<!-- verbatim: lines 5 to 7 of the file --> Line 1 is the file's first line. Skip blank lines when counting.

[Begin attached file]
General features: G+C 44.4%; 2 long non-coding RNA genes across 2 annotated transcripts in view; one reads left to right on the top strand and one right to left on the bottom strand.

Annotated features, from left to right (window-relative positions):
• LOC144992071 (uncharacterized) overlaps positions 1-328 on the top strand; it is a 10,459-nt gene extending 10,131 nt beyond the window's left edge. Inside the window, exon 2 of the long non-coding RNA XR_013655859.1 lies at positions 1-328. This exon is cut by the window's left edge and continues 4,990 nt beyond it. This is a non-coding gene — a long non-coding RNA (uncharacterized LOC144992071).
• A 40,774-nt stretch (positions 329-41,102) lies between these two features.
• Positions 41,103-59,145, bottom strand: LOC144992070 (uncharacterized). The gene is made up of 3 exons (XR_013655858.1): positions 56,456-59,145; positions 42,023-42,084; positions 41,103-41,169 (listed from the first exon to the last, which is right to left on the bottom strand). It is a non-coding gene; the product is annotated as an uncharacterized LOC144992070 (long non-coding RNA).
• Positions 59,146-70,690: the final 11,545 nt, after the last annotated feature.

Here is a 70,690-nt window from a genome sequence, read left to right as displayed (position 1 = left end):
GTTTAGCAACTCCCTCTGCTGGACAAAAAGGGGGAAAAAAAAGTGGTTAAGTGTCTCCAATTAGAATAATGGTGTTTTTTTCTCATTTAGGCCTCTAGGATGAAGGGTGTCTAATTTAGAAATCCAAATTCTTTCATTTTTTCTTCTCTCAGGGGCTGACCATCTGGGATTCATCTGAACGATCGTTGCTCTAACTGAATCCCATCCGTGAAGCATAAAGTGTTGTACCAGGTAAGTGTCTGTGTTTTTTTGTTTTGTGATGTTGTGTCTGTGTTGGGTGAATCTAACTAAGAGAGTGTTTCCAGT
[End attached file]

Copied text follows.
• Positions 41,103-59,145, bottom strand: LOC144992070 (uncharacterized). The gene is made up of 3 exons (XR_013655858.1): positions 56,456-59,145; positions 42,023-42,084; positions 41,103-41,169 (listed from the first exon to the last, which is right to left on the bottom strand). It is a non-coding gene; the product is annotated as an uncharacterized LOC144992070 (long non-coding RNA).
• Positions 59,146-70,690: the final 11,545 nt, after the last annotated feature.

Here is a 70,690-nt window from a genome sequence, read left to right as displayed (position 1 = left end):